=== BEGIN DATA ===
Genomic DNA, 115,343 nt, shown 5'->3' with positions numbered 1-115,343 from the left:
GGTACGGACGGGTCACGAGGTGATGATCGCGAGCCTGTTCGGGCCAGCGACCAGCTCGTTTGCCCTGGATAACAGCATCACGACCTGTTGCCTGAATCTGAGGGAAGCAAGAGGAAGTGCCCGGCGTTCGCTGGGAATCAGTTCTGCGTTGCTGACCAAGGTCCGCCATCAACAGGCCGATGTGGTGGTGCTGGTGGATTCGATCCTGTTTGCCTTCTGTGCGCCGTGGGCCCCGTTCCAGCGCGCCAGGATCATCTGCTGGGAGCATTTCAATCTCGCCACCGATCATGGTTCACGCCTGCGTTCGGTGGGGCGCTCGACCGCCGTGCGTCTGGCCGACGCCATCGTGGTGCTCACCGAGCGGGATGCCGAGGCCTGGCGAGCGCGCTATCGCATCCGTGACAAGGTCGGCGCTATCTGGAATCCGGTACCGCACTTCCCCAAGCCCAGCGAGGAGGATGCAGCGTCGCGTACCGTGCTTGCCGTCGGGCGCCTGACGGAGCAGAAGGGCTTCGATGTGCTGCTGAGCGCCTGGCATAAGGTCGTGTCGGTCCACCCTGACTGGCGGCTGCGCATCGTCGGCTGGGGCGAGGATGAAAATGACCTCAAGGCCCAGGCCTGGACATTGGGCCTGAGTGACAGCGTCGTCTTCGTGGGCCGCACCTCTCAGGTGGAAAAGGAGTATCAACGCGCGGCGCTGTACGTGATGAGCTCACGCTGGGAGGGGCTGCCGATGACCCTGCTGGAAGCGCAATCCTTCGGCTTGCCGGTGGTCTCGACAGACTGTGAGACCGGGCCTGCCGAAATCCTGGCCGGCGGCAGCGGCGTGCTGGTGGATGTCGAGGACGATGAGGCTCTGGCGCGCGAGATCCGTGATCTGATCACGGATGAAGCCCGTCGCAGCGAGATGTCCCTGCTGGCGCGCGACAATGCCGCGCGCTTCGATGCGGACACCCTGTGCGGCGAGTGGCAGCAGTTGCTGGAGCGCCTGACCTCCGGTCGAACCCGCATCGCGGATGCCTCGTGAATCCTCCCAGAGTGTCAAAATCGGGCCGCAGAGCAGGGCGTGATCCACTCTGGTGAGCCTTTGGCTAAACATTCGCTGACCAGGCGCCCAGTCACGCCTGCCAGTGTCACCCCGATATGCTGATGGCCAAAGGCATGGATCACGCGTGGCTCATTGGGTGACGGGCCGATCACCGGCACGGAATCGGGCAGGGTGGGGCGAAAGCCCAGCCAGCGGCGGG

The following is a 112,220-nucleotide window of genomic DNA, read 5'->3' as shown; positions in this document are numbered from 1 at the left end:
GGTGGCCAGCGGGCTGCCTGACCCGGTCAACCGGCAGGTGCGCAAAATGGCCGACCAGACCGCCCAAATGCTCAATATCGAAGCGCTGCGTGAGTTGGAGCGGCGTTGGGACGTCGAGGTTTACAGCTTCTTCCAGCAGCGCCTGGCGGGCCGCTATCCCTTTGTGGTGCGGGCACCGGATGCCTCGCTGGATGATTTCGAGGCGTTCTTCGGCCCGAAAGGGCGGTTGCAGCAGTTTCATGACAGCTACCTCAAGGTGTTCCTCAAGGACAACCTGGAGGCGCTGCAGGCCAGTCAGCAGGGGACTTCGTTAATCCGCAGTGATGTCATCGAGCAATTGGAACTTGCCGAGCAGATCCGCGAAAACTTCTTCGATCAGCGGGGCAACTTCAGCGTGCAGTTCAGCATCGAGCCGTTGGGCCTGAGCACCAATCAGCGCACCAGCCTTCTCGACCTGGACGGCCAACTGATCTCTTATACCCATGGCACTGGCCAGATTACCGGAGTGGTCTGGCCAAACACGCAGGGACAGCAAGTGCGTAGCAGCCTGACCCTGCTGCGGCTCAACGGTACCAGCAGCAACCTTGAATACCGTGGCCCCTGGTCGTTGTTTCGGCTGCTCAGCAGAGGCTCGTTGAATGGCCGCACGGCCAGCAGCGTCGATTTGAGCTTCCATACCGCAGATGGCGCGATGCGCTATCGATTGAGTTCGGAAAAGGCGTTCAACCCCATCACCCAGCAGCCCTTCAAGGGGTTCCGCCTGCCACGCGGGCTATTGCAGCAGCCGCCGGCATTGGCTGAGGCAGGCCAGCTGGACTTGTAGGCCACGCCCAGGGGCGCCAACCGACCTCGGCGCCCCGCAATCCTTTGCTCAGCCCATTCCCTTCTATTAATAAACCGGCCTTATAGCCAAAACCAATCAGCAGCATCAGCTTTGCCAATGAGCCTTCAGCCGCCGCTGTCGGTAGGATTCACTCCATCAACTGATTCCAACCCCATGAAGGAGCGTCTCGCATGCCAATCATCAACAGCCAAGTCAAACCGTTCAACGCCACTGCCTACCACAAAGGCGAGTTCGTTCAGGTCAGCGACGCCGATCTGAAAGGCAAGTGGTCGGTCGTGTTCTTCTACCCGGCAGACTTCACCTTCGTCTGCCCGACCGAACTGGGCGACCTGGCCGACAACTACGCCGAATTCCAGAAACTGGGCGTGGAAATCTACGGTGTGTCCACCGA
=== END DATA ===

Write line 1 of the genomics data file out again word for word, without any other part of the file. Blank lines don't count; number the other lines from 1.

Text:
Genomic DNA, 115,343 nt, shown 5'->3' with positions numbered 1-115,343 from the left: